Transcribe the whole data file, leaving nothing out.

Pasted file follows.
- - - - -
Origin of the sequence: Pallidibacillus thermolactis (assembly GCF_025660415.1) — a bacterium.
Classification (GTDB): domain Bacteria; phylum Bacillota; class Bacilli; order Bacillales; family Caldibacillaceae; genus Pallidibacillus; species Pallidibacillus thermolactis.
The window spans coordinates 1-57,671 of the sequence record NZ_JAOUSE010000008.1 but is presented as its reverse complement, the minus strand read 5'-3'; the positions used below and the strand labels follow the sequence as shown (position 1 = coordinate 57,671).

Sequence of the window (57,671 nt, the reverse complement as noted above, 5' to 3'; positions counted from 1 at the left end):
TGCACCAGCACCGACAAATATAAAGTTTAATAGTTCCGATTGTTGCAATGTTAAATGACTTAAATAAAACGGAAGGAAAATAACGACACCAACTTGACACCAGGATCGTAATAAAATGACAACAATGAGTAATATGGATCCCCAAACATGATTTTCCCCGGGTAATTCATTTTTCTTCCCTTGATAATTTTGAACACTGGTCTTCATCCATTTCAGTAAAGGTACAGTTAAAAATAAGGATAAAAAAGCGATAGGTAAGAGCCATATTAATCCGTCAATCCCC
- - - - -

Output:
Origin of the sequence: Pallidibacillus thermolactis (assembly GCF_025660415.1) — a bacterium.
Classification (GTDB): domain Bacteria; phylum Bacillota; class Bacilli; order Bacillales; family Caldibacillaceae; genus Pallidibacillus; species Pallidibacillus thermolactis.
The window spans coordinates 1-57,671 of the sequence record NZ_JAOUSE010000008.1 but is presented as its reverse complement, the minus strand read 5'-3'; the positions used below and the strand labels follow the sequence as shown (position 1 = coordinate 57,671).

Sequence of the window (57,671 nt, the reverse complement as noted above, 5' to 3'; positions counted from 1 at the left end):
TGCACCAGCACCGACAAATATAAAGTTTAATAGTTCCGATTGTTGCAATGTTAAATGACTTAAATAAAACGGAAGGAAAATAACGACACCAACTTGACACCAGGATCGTAATAAAATGACAACAATGAGTAATATGGATCCCCAAACATGATTTTCCCCGGGTAATTCATTTTTCTTCCCTTGATAATTTTGAACACTGGTCTTCATCCATTTCAGTAAAGGTACAGTTAAAAATAAGGATAAAAAAGCGATAGGTAAGAGCCATATTAATCCGTCAATCCCC